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I recently had my diesel Range Rover sport serviced but the garage didn’t re-seat the fuel filter correctly causing a leak of fuel. At the same time, my engine light came on and it turned out to be clogged/faulty EGR valve. My question is, could the fact I drove several hundreds of miles with an unsecured, leaking fuel filter have caused the EGR failure?

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No, they are not connected in any way.

The EGR deals with exhaust gasses. They can, over time, get plugged with soot or possibly have a mechanical failure (depending on design). The EGR only comes into play after power generation, and has no connection to the raw fuel or fuel delivery system. Unless the leak was directly spraying on the EGR, there's no way a leaking fuel filter could have caused this issue.

  • Hi, thanks for your reply. Could the loose fuel filter not have caused an imbalance in the fuel/air mixture therefore causing the issue with the EGR? Or could it have allowed any other impurities into the engine? – Kieron Dec 29 '18 at 15:00
  • If it were running slightly lean it would potentially run hotter than normal which may not have helped the carbon levels in the EGR valve, but that a really outside possibility and it would likely have just accelerated failure, not caused it completely. – Steve Matthews Dec 29 '18 at 15:02
  • @Kieron - I really don't see how. It would have to be a HUGE leak ... one which dropped the fuel pressure enough to make it go lean ... the computer would have most like compensated for this. If the leak was large enough to truly make a difference, I doubt you would have been driving for a month as the smell would have been tremendous. Really, there should be no connection between what you describe and a faulty EGR. – Pᴀᴜʟsᴛᴇʀ2 Dec 29 '18 at 15:03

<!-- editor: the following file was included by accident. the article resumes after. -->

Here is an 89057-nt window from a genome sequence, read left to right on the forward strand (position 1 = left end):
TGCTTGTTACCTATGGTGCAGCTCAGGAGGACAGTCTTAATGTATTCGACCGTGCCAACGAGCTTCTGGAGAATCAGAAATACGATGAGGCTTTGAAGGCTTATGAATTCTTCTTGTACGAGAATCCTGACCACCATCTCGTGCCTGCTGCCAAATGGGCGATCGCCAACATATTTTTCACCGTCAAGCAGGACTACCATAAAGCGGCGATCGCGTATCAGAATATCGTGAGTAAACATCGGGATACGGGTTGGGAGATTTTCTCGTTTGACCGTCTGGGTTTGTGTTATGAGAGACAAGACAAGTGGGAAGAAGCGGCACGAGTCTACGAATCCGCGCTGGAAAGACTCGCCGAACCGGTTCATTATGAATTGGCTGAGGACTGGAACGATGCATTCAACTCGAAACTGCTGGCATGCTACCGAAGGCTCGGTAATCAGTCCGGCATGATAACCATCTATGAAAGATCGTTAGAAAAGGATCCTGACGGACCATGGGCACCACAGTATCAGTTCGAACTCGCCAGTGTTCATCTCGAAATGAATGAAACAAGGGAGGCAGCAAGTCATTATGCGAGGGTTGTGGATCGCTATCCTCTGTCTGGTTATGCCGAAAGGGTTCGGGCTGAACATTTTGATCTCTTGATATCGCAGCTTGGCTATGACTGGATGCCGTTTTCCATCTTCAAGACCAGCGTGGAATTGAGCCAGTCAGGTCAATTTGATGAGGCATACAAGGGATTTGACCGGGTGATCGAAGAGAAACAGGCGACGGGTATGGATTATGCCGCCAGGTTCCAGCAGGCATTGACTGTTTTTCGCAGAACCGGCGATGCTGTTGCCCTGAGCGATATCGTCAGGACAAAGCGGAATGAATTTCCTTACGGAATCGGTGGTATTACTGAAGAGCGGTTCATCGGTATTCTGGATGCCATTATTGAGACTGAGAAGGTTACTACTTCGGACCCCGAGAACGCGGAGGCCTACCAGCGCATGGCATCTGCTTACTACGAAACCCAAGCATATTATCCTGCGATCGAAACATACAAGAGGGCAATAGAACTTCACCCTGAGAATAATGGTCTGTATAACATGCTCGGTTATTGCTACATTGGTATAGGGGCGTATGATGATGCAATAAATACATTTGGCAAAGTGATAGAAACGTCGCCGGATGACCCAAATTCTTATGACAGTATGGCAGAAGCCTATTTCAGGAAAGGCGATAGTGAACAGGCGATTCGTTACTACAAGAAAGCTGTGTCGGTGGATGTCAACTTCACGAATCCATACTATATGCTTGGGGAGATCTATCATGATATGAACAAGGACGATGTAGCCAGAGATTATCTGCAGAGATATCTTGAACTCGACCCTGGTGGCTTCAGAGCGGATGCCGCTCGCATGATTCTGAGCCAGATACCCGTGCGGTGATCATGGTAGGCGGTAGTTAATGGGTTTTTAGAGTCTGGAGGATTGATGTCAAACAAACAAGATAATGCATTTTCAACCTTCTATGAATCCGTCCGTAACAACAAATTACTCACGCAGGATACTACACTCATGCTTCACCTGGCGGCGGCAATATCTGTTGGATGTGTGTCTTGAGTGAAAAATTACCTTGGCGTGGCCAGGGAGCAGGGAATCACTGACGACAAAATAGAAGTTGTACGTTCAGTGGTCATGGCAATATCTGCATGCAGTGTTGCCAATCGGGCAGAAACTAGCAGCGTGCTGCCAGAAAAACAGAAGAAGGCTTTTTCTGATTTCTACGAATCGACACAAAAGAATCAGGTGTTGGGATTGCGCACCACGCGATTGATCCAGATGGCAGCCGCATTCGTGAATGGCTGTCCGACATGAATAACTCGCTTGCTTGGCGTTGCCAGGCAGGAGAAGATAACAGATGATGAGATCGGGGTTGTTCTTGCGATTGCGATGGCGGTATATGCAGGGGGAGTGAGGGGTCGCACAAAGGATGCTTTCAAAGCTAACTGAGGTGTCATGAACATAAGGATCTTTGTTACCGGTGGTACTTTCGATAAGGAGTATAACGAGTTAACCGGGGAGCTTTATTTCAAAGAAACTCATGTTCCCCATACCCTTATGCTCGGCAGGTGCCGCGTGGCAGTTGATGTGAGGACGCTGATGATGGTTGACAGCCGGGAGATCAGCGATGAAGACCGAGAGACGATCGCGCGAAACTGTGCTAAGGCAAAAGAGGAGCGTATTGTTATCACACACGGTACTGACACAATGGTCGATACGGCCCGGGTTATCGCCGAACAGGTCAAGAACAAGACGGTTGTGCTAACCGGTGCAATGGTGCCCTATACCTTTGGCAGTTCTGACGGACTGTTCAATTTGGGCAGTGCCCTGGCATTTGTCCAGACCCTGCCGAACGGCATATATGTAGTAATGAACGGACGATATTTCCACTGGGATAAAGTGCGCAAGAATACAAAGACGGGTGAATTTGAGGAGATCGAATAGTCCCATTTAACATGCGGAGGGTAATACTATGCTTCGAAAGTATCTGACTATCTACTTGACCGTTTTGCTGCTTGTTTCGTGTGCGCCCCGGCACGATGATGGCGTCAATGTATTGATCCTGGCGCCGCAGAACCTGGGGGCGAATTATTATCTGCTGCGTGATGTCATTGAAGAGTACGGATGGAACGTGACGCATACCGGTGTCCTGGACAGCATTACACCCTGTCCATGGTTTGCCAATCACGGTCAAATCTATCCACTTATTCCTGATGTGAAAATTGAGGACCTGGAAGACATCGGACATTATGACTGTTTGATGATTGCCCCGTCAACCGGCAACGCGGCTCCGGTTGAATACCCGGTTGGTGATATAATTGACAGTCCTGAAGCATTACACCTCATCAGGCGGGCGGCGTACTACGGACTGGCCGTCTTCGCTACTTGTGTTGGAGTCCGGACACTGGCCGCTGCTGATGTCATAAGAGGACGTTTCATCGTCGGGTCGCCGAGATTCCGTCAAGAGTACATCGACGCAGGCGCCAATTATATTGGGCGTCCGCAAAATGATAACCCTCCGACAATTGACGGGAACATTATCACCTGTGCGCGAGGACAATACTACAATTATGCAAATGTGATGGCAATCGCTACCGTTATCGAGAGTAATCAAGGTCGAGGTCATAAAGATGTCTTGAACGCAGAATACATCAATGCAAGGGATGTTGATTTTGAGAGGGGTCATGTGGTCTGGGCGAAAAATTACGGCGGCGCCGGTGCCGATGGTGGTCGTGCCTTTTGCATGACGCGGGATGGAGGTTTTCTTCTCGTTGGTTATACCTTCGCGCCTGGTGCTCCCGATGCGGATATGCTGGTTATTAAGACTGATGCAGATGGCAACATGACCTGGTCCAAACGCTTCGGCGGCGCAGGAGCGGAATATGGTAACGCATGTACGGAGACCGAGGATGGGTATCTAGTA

• @Kieron - I did miss one thing, you stated it is a diesel engine ... this would most definitely rule out a fuel/air mixture issue from low fuel pressure. The fuel filter is between the drop pump and the high pressure pump. As long as the high pressure pump is getting fuel, it will pressurize the injected fuel to the proper levels ... no imbalance. Also, a diesel EGR is very susceptible to carbon clogging just by the nature of things (ie: how a diesel engine runs). No surprise an EGR might go bad there. – Pᴀᴜʟsᴛᴇʀ2 Dec 29 '18 at 15:07
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    Consider how you play hell with them - they may, or may not, accept you as a customer next time... “sorry fully booked next week” etc etc – Solar Mike Dec 29 '18 at 17:39

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